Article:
We reach a slight saddle on the hip of an ascending/descending ridge. We are now on the western perimeter of the old Kratka Ridge ski area. There’s an outcropping on the right so we take a short side jaunt to see what views it offers. Back on the trail comes the fun part. The route turns left (south) and steeply climbs the ascending/descending ridge. It’s really steep, but thankfully it takes only about five minutes of climbing to reach another old service road. We veer right (southwest) and in another ten minutes arrive at a saddle on the ridgeline offering more great views south.
After lingering for a few minutes soaking in the scene, I decide to turn left (east) and climb to a summit of 7400+ feet. It’s only about 100 feet lower than our destination so I figure it would be a good side trip. Most of the group follows. The summit has a lot of trees so it does not offer the kind of views I had hoped for, but still it is a rewarding climb with some nice vistas between the trees. We head back down to the saddle and join up with the others.
From the saddle we climb the wide ski road west. In about five minutes we reach the upper terminus of chair lift. This now-closed ski resort played an important part of the Southern California ski industry. Lynn Newcomb Sr. started Mt. Waterman ski area in 1939 with a single rope two. Three years later, Newcomb built the first chairlift in SoCal at Waterman. In 1954, Newcomb opened the Kratka Ridge ski area just two miles east with a single chair lift…60 years ago. In 1999, both ski areas were sold to a new owner and renamed Angeles Crest Resorts. Efforts to revive the resorts failed. The last known year of operation for Kratka Ridge was spring 2001, and Mt. Waterman February 2002. (Source: Southern California Lost Ski Areas by Eric Gieszl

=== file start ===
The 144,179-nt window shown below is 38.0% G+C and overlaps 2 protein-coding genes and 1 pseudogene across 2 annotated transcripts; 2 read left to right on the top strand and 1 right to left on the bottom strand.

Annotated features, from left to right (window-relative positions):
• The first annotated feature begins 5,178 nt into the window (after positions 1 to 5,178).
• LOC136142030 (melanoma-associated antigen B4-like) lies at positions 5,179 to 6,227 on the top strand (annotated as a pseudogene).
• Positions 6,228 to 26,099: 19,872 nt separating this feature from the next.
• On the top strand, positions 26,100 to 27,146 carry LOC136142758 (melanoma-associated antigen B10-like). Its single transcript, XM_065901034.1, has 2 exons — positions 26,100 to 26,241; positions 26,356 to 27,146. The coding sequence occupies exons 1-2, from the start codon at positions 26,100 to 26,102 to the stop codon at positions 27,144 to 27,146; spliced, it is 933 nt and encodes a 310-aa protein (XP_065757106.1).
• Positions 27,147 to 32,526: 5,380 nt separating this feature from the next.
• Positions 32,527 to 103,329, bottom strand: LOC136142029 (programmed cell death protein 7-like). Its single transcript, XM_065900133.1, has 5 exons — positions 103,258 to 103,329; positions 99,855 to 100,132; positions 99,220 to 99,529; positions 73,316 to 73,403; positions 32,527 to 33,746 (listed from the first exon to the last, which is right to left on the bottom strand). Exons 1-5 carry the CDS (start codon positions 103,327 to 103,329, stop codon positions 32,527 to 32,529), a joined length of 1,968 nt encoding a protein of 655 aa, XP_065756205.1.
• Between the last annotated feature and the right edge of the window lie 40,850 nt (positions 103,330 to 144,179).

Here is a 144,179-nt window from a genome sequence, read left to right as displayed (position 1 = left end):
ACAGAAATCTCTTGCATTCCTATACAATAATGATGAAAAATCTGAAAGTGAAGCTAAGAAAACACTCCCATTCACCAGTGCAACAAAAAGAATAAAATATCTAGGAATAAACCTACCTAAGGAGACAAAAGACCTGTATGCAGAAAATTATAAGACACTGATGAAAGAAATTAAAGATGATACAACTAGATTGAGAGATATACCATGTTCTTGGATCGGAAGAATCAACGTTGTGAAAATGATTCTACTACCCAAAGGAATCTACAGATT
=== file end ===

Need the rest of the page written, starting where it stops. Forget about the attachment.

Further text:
We explore around the old bullwheel facility. Weather-worn single chairs hang ghost-like from the cables. There is a lot of history here.
From the backside of the bullwheel facility, a distinct path heads up the ridge. We follow this path about 200 yards to our destination.
10:00 - Kratka Ridge summit (7515’).
Wow, this exceeds my expectations! An unobscured 180-degree panorama south stretches from Mt. Williamson in the east to Mt. Waterman in the west, with the vast San Gabriel Wilderness below our feet. Dozens of named peaks punctuate the topography. Distant haze blankets the vast human sprawl of the L.A. Basin beyond the mountains. Saddleback in South Orange County pokes above the marine layer. The weather is perfect. The sky above is deep blue. I love the vanilla scent of Jeffery pine. Directly across the northwest fork of Bear Creek, Triplet Rock (6151’) stands culminating the ragged ridgeline descending east from Twin Peaks East Peak and is perhaps the most inaccessible point in the San Gabriels.